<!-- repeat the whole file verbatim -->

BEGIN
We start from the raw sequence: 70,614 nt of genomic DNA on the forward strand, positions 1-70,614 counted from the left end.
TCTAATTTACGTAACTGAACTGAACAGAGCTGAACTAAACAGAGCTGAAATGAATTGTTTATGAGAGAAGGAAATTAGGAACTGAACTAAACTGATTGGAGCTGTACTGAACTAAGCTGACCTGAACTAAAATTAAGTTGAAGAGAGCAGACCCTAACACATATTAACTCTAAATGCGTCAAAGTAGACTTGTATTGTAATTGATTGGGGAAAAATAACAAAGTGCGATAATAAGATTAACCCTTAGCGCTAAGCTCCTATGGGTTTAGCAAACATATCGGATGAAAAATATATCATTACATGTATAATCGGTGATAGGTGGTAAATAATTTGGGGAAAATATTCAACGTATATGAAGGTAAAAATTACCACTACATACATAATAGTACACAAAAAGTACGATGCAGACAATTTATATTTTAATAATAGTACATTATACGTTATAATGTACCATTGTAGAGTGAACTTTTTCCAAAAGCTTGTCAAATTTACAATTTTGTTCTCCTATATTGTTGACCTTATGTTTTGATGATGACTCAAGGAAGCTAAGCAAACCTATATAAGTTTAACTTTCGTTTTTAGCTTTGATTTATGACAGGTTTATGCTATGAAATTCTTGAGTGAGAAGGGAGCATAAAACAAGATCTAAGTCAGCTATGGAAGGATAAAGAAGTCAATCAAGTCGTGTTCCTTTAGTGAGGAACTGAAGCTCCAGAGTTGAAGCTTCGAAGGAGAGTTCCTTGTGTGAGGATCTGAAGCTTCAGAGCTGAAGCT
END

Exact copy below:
We start from the raw sequence: 70,614 nt of genomic DNA on the forward strand, positions 1-70,614 counted from the left end.
TCTAATTTACGTAACTGAACTGAACAGAGCTGAACTAAACAGAGCTGAAATGAATTGTTTATGAGAGAAGGAAATTAGGAACTGAACTAAACTGATTGGAGCTGTACTGAACTAAGCTGACCTGAACTAAAATTAAGTTGAAGAGAGCAGACCCTAACACATATTAACTCTAAATGCGTCAAAGTAGACTTGTATTGTAATTGATTGGGGAAAAATAACAAAGTGCGATAATAAGATTAACCCTTAGCGCTAAGCTCCTATGGGTTTAGCAAACATATCGGATGAAAAATATATCATTACATGTATAATCGGTGATAGGTGGTAAATAATTTGGGGAAAATATTCAACGTATATGAAGGTAAAAATTACCACTACATACATAATAGTACACAAAAAGTACGATGCAGACAATTTATATTTTAATAATAGTACATTATACGTTATAATGTACCATTGTAGAGTGAACTTTTTCCAAAAGCTTGTCAAATTTACAATTTTGTTCTCCTATATTGTTGACCTTATGTTTTGATGATGACTCAAGGAAGCTAAGCAAACCTATATAAGTTTAACTTTCGTTTTTAGCTTTGATTTATGACAGGTTTATGCTATGAAATTCTTGAGTGAGAAGGGAGCATAAAACAAGATCTAAGTCAGCTATGGAAGGATAAAGAAGTCAATCAAGTCGTGTTCCTTTAGTGAGGAACTGAAGCTCCAGAGTTGAAGCTTCGAAGGAGAGTTCCTTGTGTGAGGATCTGAAGCTTCAGAGCTGAAGCT